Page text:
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How emojis stormed Twitter

Around 250 million emojis are sent out every month on Twitter. That’s an incredible 3.2 billion emojis per year according to Brandwatch’s latest Emoji Report. For #WorldEmojiDay Twitter has announced the most Tweeted emojis in the past year:

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For #WorldEmojiDay Twitter has announced the most Tweeted emojis in the past year:

The most Tweeted food related emojis over the past year are:

Emojis give Twitter users the opportunity to express joy😂, sorrow😟, anger😠, sadness😢, love💞 or many other feelings and actions. 😈🤡🤓😤😱🤔

 

Big in Japan

The use of emojis on Twitter still corresponds to the basic idea of the Japanese inventor Shigetaka Kurita, who developed the first 176 emojis. He came up with these in 1998 to express feelings and emotions in a character – saving way due to the limits of SMS (similar to Twitter’s original 140 character limit!). Nowadays there are incredible 2,789 Emojis available (via Unicode).🙀

Hashtags and emojis belong together

But even on Twitter there are some very special emojis👽that only appear when entering certain hashtags 🏳️‍🌈. These are usually limited to a certain time or location. Among the numerous hashtag emojis there are also some very special ones, which are not known in some countries but are still available. We have done some digging and found some of the funniest and most unique hashtag emojis here.

 

Here are 10 very special hashtag emojis on Twitter

1.

The Japanese Bachelor (#バチェラー)

2.

Fans of Sex and the City will love it (#carriebradshaw)

3.

.
 
 
 

Winnie the Pooh and his gang (#ItsPooh; #ItsPiglet; #ItsTigger; #ItsEeyore)

4.

The Hot Dog Superhero (#superhotdogger)

5.

Like Bigfoot, but smaller (#smallfoot)

6.

Scary! (#thenun)

7.

For all Indie fans (#panicatthedisco)

8.

Jurassic-Amazon … or something like that (#amazonfindsaway)

9.

Huh! (#vikingclap)

10.

Avada Kedavra! – Protego Maxima! ( #crimesofgrindelwald)

Emoji meets Hashtag – drawing attention to important topics

For over a decade now, almost everything that happens in this world has had a hashtag. Behind hashtags there are interesting discussions and exciting stories from all areas of life. And for some years now, hashtag actions have also included a special emoji to draw further attention to these important issues, with these exciting visuals driving interest in sharing hashtags amongst lots of diverse communities on Twitter.    

Here are some special hashtag emojis activated recently around the world:

#MeToo – the most famous hashtag emoji

Under the hashtag #MeToo, people from all over the world draw attention to everyday sexism and report on their experiences with sexual violence with a symbol of hands raised in the air in unity. This hashtag campaign has spread like wildfire on Twitter. To make the discussion on Twitter even more visible and to encourage people to participate and join the conversation, Twitter has created this very special emoji.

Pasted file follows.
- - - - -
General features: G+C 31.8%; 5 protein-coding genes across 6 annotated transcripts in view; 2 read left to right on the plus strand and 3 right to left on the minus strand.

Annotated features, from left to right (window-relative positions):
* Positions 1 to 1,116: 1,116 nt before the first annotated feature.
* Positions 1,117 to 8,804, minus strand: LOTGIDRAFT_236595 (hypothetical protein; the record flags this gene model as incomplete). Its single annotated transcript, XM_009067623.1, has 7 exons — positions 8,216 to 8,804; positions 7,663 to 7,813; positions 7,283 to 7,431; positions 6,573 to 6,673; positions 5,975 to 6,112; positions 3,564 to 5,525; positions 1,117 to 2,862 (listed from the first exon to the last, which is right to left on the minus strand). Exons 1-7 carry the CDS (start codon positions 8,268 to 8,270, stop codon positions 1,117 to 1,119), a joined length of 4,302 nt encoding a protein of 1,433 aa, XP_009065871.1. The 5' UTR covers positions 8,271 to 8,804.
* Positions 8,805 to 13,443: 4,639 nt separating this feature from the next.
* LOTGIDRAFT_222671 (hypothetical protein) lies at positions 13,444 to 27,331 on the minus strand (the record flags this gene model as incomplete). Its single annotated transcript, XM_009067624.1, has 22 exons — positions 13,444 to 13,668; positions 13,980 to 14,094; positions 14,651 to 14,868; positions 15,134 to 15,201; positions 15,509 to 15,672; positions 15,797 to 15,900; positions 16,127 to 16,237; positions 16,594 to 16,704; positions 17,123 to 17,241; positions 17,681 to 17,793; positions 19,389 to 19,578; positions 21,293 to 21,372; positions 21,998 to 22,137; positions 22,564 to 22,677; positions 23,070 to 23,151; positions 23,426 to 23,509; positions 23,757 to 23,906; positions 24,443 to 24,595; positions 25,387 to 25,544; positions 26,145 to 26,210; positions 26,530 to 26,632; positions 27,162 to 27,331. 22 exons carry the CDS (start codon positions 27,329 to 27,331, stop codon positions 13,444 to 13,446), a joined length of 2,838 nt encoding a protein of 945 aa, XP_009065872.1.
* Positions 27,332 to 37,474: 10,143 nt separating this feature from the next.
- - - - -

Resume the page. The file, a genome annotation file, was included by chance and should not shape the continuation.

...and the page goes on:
#MarchForOurLives – a powerful movement

People standing close together and facing a threat together. What began with a demonstration and climaxed in an emotional speech by Emma Gonzalez quickly grew into an impressive movement. Thousands of people campaigned on the streets to oppose the threat of weapons and especially the arms lobby. The activists are not alone on Twitter either. Symbolically, Twitter has added the power of the masses to the hashtag #MarchForOurLives   

#Pride – to love and life!

With a colorful rainbow heart, Twitter and its users celebrate life and love regardless of gender and orientation. Twitter is the place where inclusion lives, empowering diverse voices and communities across the globe to express themselves and connect. #Pride

#EndAlzheimers – the disease of forgetfulness

Twitter has put a very special emoji alongside the #endalzheimers campaign, which supports Alzheimer’s research. Together against oblivion!

#GlobalCitizen – to face the greatest challenges of our time

#GlobalCitizen is an organization committed to women’s rights, health, education and development aid worldwide. Together, people from all over the world face the greatest challenges of our time and try to make a difference together. Twitter now adds a unique emoji to this very special hashtag.

 

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Money talks and electronic gaming evolves

Computer gaming has evolved dramatically in the last two years, as it follows the money, writes ARTHUR GOLDSTUCK in the second of a two-part series.

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The clue that gaming has become big business in South Africa was delivered by a non-gaming brand. When Comic Con, an American popular culture convention that has become a mecca for comics enthusiasts, was hosted in South Arica for the first time last month, it used gaming as the major drawcard. More than 45 000 people attended.

The event and its attendance was expected to be a major dampener for the annual rAge gaming expo, which took place just weeks later. Instead, rAge saw only a marginal fall in visitor numbers. No less than 34 000 people descended on the Ticketpro Dome for the chaos of cosplay, LAN gaming, virtual reality, board gaming and new video games. 

It proved not only that there was room for more than one major gaming event, but also that a massive market exists for the sector in South Africa. And with a large market, one also found numerous gaming niches that either emerged afresh or will keep going over the years. One of these, LAN (for Local Area Network) gaming, which sees hordes of players camping out at the venue for three days to play each other on elaborate computer rigs, was back as strong as ever at rAge.